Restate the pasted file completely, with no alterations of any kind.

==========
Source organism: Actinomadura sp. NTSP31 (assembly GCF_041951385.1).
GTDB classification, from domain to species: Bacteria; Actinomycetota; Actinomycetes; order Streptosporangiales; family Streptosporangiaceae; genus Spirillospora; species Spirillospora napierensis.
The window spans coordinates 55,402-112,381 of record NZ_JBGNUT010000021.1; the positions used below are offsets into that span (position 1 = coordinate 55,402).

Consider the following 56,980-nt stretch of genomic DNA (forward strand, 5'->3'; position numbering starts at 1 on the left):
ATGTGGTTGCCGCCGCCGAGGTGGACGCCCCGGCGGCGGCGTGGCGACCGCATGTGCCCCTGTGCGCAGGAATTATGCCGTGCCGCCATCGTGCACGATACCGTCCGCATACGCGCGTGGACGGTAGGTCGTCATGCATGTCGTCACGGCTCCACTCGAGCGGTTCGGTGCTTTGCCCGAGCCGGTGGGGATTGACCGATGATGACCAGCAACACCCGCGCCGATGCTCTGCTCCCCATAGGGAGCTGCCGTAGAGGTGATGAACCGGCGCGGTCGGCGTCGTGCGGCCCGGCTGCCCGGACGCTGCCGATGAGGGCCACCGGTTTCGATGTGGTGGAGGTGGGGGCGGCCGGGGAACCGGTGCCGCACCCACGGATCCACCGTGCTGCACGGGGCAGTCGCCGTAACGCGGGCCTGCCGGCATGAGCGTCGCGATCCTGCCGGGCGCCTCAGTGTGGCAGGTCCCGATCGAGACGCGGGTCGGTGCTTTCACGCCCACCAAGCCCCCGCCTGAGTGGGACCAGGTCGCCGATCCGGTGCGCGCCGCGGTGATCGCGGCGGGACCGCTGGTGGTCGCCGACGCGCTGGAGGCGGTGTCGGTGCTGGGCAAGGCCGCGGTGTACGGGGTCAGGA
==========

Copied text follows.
Source organism: Actinomadura sp. NTSP31 (assembly GCF_041951385.1).
GTDB classification, from domain to species: Bacteria; Actinomycetota; Actinomycetes; order Streptosporangiales; family Streptosporangiaceae; genus Spirillospora; species Spirillospora napierensis.
The window spans coordinates 55,402-112,381 of record NZ_JBGNUT010000021.1; the positions used below are offsets into that span (position 1 = coordinate 55,402).

Consider the following 56,980-nt stretch of genomic DNA (forward strand, 5'->3'; position numbering starts at 1 on the left):
ATGTGGTTGCCGCCGCCGAGGTGGACGCCCCGGCGGCGGCGTGGCGACCGCATGTGCCCCTGTGCGCAGGAATTATGCCGTGCCGCCATCGTGCACGATACCGTCCGCATACGCGCGTGGACGGTAGGTCGTCATGCATGTCGTCACGGCTCCACTCGAGCGGTTCGGTGCTTTGCCCGAGCCGGTGGGGATTGACCGATGATGACCAGCAACACCCGCGCCGATGCTCTGCTCCCCATAGGGAGCTGCCGTAGAGGTGATGAACCGGCGCGGTCGGCGTCGTGCGGCCCGGCTGCCCGGACGCTGCCGATGAGGGCCACCGGTTTCGATGTGGTGGAGGTGGGGGCGGCCGGGGAACCGGTGCCGCACCCACGGATCCACCGTGCTGCACGGGGCAGTCGCCGTAACGCGGGCCTGCCGGCATGAGCGTCGCGATCCTGCCGGGCGCCTCAGTGTGGCAGGTCCCGATCGAGACGCGGGTCGGTGCTTTCACGCCCACCAAGCCCCCGCCTGAGTGGGACCAGGTCGCCGATCCGGTGCGCGCCGCGGTGATCGCGGCGGGACCGCTGGTGGTCGCCGACGCGCTGGAGGCGGTGTCGGTGCTGGGCAAGGCCGCGGTGTACGGGGTCAGGA